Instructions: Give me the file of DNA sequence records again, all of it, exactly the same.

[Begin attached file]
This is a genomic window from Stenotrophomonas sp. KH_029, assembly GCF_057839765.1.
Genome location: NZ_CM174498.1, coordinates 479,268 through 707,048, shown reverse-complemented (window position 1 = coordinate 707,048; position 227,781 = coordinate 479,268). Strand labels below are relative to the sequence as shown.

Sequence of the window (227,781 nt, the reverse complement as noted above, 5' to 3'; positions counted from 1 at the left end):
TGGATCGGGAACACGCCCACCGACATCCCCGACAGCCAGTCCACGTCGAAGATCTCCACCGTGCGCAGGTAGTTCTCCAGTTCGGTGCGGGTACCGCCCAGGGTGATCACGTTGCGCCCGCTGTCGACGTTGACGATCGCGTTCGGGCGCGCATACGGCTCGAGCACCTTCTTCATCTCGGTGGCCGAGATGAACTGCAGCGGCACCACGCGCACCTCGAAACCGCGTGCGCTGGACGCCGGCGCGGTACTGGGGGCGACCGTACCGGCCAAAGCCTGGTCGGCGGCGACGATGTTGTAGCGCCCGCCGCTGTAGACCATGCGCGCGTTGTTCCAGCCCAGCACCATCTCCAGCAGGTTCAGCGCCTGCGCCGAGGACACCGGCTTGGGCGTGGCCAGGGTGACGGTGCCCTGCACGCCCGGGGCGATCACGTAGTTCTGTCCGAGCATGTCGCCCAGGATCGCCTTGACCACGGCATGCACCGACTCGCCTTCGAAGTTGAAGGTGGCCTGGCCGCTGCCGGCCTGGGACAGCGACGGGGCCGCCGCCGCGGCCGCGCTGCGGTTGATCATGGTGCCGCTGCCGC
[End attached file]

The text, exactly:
This is a genomic window from Stenotrophomonas sp. KH_029, assembly GCF_057839765.1.
Genome location: NZ_CM174498.1, coordinates 479,268 through 707,048, shown reverse-complemented (window position 1 = coordinate 707,048; position 227,781 = coordinate 479,268). Strand labels below are relative to the sequence as shown.

Sequence of the window (227,781 nt, the reverse complement as noted above, 5' to 3'; positions counted from 1 at the left end):
TGGATCGGGAACACGCCCACCGACATCCCCGACAGCCAGTCCACGTCGAAGATCTCCACCGTGCGCAGGTAGTTCTCCAGTTCGGTGCGGGTACCGCCCAGGGTGATCACGTTGCGCCCGCTGTCGACGTTGACGATCGCGTTCGGGCGCGCATACGGCTCGAGCACCTTCTTCATCTCGGTGGCCGAGATGAACTGCAGCGGCACCACGCGCACCTCGAAACCGCGTGCGCTGGACGCCGGCGCGGTACTGGGGGCGACCGTACCGGCCAAAGCCTGGTCGGCGGCGACGATGTTGTAGCGCCCGCCGCTGTAGACCATGCGCGCGTTGTTCCAGCCCAGCACCATCTCCAGCAGGTTCAGCGCCTGCGCCGAGGACACCGGCTTGGGCGTGGCCAGGGTGACGGTGCCCTGCACGCCCGGGGCGATCACGTAGTTCTGTCCGAGCATGTCGCCCAGGATCGCCTTGACCACGGCATGCACCGACTCGCCTTCGAAGTTGAAGGTGGCCTGGCCGCTGCCGGCCTGGGACAGCGACGGGGCCGCCGCCGCGGCCGCGCTGCGGTTGATCATGGTGCCGCTGCCGC